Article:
Hyperion monthly sampler – August 2013
HYP201308 Download-only monthly sampler
Movement 1: Moderato
Movement 2: Quasi variazione
Movement 3: Allegro risoluto
Like the rest of the musical world, Rachmaninov was deeply shocked and distressed at this news. On the evening of Tchaikovsky’s death he began a second Trio élégiaque to the memory of the master, completing it on 15 December. It is difficult to remain unimpressed by this work. It is true that the piano part is florid and very difficult (at one point, towards the end of the first movement, it erupts into a quasi-cadenza), and is clearly far more important than those of the stringed instruments. The finale is possibly too short to balance the large dimensions of the first two movements—but what passion and genuine depth of feeling are contained within this work! Rachmaninov’s Op 9, dedicated ‘To the memory of a great artist’, is as worthy a memorial to Tchaikovsky as Tchaikovsky’s A minor Piano Trio Op 50 was to Nikolai Rubinstein in 1881. The connections between these memorial trios run deeper; structurally, Rachmaninov’s work is strongly based on Tchaikovsky’s—to the extent of having a set of variations as the second movement, and the thematic likeness of both variation themes implies that Rachmaninov based his on Tchaikovsky’s.
The first movement of Rachmaninov’s D minor Trio élégiaque would seem, structurally, to be modelled to some degree on his earlier G minor work, but with a greater level of accomplishment. Thus a broad outline of sonata structure can be discerned, but here the material is even more homogeneous, and the manner by which the introductory lament is restated and expanded, leading to a wealth of material which appears to be a succession of closely inter-related variations, and the strict manner in which this is recapitulated—alongside the subtle tonal relationships of the movement—show this music to be Rachmaninov’s greatest large-scale achievement up to then.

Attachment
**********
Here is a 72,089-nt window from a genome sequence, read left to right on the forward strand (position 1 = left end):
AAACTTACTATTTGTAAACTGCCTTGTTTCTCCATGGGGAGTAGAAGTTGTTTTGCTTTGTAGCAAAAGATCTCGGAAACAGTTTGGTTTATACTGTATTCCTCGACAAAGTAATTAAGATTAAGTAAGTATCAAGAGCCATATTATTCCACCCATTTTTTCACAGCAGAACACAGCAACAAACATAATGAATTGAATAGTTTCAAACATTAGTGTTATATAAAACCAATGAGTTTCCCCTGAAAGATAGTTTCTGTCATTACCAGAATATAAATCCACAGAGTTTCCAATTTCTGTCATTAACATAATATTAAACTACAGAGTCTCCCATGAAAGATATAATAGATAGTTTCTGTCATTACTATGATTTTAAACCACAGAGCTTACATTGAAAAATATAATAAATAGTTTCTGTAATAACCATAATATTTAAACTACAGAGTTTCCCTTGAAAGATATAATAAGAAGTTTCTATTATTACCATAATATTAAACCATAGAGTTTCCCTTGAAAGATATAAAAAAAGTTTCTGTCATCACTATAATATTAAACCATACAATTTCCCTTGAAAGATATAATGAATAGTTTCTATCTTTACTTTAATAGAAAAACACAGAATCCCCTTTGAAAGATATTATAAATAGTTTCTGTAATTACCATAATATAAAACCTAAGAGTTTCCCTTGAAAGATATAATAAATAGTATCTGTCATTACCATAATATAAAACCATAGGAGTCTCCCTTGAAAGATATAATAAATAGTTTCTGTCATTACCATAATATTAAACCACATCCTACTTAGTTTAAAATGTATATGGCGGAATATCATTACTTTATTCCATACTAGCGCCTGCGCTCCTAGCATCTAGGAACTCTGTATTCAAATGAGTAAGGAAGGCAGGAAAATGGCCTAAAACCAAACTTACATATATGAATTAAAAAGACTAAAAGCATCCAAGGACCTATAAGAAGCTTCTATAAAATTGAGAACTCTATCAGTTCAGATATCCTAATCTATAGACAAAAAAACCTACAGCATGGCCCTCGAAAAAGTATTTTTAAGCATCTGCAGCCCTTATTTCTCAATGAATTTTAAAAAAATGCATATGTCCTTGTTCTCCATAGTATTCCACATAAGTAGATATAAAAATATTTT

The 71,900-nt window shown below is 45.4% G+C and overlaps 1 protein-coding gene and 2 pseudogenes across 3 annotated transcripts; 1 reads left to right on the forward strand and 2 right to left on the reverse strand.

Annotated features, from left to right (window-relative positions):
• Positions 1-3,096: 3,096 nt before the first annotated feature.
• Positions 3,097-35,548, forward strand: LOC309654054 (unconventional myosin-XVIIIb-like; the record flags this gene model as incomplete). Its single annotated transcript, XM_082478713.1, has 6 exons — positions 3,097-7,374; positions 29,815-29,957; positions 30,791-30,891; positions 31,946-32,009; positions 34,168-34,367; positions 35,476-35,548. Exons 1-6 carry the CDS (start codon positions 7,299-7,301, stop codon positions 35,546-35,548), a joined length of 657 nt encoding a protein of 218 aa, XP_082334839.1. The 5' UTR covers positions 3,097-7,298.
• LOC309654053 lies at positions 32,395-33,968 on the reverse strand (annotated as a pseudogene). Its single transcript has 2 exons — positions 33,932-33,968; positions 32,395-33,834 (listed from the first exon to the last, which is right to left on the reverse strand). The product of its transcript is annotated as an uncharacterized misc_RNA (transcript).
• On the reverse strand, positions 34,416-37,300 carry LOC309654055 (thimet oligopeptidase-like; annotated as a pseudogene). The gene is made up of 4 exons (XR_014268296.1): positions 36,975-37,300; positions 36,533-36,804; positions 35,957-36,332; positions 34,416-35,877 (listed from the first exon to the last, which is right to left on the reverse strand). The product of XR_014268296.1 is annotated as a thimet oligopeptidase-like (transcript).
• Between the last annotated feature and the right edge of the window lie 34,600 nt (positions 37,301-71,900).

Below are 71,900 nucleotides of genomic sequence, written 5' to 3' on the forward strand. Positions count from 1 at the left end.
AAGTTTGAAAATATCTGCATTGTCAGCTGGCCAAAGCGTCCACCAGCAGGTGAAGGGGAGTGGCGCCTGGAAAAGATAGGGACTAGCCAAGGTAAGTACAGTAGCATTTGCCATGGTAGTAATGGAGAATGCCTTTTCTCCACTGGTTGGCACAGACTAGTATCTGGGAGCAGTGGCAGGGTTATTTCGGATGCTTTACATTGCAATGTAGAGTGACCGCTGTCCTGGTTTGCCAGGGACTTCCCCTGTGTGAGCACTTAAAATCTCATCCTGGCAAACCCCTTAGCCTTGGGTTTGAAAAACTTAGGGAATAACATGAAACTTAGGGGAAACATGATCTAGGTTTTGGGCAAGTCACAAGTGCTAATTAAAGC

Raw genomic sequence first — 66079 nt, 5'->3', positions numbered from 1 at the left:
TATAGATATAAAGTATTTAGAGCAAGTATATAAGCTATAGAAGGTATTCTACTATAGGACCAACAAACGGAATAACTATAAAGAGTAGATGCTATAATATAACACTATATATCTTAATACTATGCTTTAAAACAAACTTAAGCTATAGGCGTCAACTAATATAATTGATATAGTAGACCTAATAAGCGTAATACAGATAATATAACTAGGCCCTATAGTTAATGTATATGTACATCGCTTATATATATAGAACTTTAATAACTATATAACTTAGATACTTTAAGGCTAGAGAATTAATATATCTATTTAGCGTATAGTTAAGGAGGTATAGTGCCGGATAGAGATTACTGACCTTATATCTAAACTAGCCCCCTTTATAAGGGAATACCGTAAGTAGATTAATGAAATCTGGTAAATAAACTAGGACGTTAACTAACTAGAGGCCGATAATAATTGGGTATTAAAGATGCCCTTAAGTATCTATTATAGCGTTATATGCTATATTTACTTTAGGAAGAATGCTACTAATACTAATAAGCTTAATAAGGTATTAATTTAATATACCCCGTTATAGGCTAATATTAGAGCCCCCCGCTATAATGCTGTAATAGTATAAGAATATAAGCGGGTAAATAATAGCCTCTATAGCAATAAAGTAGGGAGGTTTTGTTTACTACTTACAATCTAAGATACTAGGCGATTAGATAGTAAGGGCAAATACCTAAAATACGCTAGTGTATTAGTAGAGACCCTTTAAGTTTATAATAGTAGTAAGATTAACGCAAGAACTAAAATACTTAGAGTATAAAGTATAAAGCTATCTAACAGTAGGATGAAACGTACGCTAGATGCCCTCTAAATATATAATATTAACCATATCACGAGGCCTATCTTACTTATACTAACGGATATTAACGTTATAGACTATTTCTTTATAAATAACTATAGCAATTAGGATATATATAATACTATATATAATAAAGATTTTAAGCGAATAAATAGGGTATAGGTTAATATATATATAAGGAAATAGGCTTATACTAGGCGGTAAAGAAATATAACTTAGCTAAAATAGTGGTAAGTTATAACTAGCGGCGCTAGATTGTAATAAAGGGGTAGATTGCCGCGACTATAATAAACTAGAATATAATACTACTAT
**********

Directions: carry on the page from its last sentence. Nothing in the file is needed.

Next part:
As noted earlier, variation form is the basis of the second movement, and here the piano assumes possibly greater importance than in the first movement. The piano alone announces the long theme on which the ‘quasi variations’ are based, and the piano also has a long solo variation (the second). However, the eight variations (not so numbered by the composer) are both extensive and quite wide-ranging, although the string writing is such as to place these instruments very much in the musical background.
The finale is quite short and structurally simple. Once again the piano predominates, and begins with a strongly Tchaikovskian idea which dominates the first half of the movement. This builds to a climax, after which the opening lament of the first movement is alluded to before finally reappearing in full, its chromatically descending phrase bringing the Trio élégiaque full circle. The end of the work is restrained to cello and piano. The violin is absent.
In the original version of the Trio, Rachmaninov called for a harmonium in the second movement. Such is the writing for this instrument that it is virtually impossible for the pianist to play the harmonium as well as the piano. Thus this original version must be the only instance in a piano trio when four instruments, and four players, are required! In 1907 Rachmaninov published a revised edition in which the harmonium is dispensed with and other changes are made, the most important being a new variation in the second movement to replace another discarded solo piano variation. For another performance in 1917, Rachmaninov made several other important changes—principally in cutting quite a few bars to tighten the structure.
The original version of the Trio élégiaque was first performed in Moscow on 31 January 1894, in an all-Rachmaninov programme given by the composer with Brandukov and Julius Conus. This also included the Op 2 pieces for cello and piano, the Op 6 pieces (which may have been their public première), and Rachmaninov playing his Op 3 complete and his new Op 10 Morceaux de salon, together with some songs (presumably from Opp 4 and 8).
from notes by Robert Matthew-Walker © 2000